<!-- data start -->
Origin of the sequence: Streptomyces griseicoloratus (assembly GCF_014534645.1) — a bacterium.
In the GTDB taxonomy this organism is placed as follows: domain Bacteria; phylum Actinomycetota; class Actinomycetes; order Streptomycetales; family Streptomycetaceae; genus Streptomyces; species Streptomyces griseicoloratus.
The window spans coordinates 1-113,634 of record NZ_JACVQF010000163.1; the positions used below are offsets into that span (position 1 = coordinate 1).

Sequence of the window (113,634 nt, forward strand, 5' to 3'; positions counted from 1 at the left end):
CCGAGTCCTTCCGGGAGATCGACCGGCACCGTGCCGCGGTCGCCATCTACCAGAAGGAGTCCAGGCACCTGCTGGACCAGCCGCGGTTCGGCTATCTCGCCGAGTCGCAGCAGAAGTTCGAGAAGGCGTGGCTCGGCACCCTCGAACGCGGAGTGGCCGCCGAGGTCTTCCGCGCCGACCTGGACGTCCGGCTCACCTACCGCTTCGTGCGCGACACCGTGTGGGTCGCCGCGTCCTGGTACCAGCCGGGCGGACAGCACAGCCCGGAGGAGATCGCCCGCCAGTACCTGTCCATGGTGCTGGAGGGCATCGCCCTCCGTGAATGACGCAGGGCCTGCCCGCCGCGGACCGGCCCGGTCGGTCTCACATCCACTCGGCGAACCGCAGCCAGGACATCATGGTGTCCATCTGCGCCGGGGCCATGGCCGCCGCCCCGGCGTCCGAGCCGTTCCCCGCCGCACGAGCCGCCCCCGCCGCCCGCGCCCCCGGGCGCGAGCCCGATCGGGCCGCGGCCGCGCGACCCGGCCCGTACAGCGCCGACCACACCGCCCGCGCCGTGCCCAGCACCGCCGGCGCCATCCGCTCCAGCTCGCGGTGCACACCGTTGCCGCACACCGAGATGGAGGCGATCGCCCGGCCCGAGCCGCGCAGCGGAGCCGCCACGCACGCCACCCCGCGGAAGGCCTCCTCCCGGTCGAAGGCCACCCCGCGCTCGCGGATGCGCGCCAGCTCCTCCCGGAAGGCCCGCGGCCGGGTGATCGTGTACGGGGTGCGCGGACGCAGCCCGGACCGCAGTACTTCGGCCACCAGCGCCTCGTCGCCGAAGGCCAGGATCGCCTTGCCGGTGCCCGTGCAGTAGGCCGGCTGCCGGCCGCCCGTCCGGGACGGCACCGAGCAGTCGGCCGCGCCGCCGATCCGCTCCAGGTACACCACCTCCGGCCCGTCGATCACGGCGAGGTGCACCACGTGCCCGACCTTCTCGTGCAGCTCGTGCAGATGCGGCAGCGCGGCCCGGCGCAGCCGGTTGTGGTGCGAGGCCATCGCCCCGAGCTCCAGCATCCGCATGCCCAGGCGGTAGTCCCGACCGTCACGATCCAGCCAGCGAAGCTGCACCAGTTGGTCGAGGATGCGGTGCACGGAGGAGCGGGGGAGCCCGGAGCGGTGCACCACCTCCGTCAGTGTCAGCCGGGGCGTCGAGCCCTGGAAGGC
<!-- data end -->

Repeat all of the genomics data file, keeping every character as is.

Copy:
Origin of the sequence: Streptomyces griseicoloratus (assembly GCF_014534645.1) — a bacterium.
In the GTDB taxonomy this organism is placed as follows: domain Bacteria; phylum Actinomycetota; class Actinomycetes; order Streptomycetales; family Streptomycetaceae; genus Streptomyces; species Streptomyces griseicoloratus.
The window spans coordinates 1-113,634 of record NZ_JACVQF010000163.1; the positions used below are offsets into that span (position 1 = coordinate 1).

Sequence of the window (113,634 nt, forward strand, 5' to 3'; positions counted from 1 at the left end):
CCGAGTCCTTCCGGGAGATCGACCGGCACCGTGCCGCGGTCGCCATCTACCAGAAGGAGTCCAGGCACCTGCTGGACCAGCCGCGGTTCGGCTATCTCGCCGAGTCGCAGCAGAAGTTCGAGAAGGCGTGGCTCGGCACCCTCGAACGCGGAGTGGCCGCCGAGGTCTTCCGCGCCGACCTGGACGTCCGGCTCACCTACCGCTTCGTGCGCGACACCGTGTGGGTCGCCGCGTCCTGGTACCAGCCGGGCGGACAGCACAGCCCGGAGGAGATCGCCCGCCAGTACCTGTCCATGGTGCTGGAGGGCATCGCCCTCCGTGAATGACGCAGGGCCTGCCCGCCGCGGACCGGCCCGGTCGGTCTCACATCCACTCGGCGAACCGCAGCCAGGACATCATGGTGTCCATCTGCGCCGGGGCCATGGCCGCCGCCCCGGCGTCCGAGCCGTTCCCCGCCGCACGAGCCGCCCCCGCCGCCCGCGCCCCCGGGCGCGAGCCCGATCGGGCCGCGGCCGCGCGACCCGGCCCGTACAGCGCCGACCACACCGCCCGCGCCGTGCCCAGCACCGCCGGCGCCATCCGCTCCAGCTCGCGGTGCACACCGTTGCCGCACACCGAGATGGAGGCGATCGCCCGGCCCGAGCCGCGCAGCGGAGCCGCCACGCACGCCACCCCGCGGAAGGCCTCCTCCCGGTCGAAGGCCACCCCGCGCTCGCGGATGCGCGCCAGCTCCTCCCGGAAGGCCCGCGGCCGGGTGATCGTGTACGGGGTGCGCGGACGCAGCCCGGACCGCAGTACTTCGGCCACCAGCGCCTCGTCGCCGAAGGCCAGGATCGCCTTGCCGGTGCCCGTGCAGTAGGCCGGCTGCCGGCCGCCCGTCCGGGACGGCACCGAGCAGTCGGCCGCGCCGCCGATCCGCTCCAGGTACACCACCTCCGGCCCGTCGATCACGGCGAGGTGCACCACGTGCCCGACCTTCTCGTGCAGCTCGTGCAGATGCGGCAGCGCGGCCCGGCGCAGCCGGTTGTGGTGCGAGGCCATCGCCCCGAGCTCCAGCATCCGCATGCCCAGGCGGTAGTCCCGACCGTCACGATCCAGCCAGCGAAGCTGCACCAGTTGGTCGAGGATGCGGTGCACGGAGGAGCGGGGGAGCCCGGAGCGGTGCACCACCTCCGTCAGTGTCAGCCGGGGCGTCGAGCCCTGGAAGGC